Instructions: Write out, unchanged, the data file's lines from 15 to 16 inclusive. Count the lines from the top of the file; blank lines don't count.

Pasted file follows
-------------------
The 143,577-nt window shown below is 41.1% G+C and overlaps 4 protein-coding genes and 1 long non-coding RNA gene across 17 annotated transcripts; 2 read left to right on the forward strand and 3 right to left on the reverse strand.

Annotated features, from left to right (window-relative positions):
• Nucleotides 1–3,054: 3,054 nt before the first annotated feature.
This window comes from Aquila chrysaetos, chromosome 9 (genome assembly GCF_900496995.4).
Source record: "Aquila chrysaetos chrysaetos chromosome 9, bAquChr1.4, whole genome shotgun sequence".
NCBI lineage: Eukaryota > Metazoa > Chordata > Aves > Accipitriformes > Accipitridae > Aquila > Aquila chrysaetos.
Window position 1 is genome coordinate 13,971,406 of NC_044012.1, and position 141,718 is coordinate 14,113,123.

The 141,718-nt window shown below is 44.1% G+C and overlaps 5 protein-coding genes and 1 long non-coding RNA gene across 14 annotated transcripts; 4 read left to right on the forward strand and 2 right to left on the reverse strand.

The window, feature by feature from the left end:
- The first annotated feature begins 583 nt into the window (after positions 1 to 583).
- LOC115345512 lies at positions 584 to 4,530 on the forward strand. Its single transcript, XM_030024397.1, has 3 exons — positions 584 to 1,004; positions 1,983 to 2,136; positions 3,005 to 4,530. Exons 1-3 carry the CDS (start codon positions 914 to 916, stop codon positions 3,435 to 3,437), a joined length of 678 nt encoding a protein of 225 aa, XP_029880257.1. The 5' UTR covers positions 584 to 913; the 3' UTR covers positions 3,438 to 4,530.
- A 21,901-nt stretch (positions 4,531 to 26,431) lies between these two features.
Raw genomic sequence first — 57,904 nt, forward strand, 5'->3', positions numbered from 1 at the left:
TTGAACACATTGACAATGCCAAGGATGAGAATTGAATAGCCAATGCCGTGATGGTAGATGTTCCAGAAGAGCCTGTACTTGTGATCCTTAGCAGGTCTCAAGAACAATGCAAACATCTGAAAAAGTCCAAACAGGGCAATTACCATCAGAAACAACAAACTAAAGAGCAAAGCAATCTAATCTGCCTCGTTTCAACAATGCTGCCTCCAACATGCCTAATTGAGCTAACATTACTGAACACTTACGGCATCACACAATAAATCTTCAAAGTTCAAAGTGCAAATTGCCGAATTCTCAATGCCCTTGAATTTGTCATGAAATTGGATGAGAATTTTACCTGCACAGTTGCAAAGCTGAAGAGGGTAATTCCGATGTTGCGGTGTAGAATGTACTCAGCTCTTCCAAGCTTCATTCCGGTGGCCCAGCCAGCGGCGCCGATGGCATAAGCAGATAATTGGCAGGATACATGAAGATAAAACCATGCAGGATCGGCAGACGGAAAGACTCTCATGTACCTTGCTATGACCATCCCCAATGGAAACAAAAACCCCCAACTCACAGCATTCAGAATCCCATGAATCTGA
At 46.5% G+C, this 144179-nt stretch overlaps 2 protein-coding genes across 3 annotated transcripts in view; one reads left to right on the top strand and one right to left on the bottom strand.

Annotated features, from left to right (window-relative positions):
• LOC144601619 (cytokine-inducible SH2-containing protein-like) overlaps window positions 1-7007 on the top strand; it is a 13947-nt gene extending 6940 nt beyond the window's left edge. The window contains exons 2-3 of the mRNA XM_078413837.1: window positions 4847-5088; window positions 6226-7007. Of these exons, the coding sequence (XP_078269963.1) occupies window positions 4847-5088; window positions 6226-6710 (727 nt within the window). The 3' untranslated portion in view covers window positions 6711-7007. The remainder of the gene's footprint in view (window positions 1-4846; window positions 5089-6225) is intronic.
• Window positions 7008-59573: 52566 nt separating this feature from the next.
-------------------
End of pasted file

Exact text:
At 46.5% G+C, this 144179-nt stretch overlaps 2 protein-coding genes across 3 annotated transcripts in view; one reads left to right on the top strand and one right to left on the bottom strand.

Annotated features, from left to right (window-relative positions):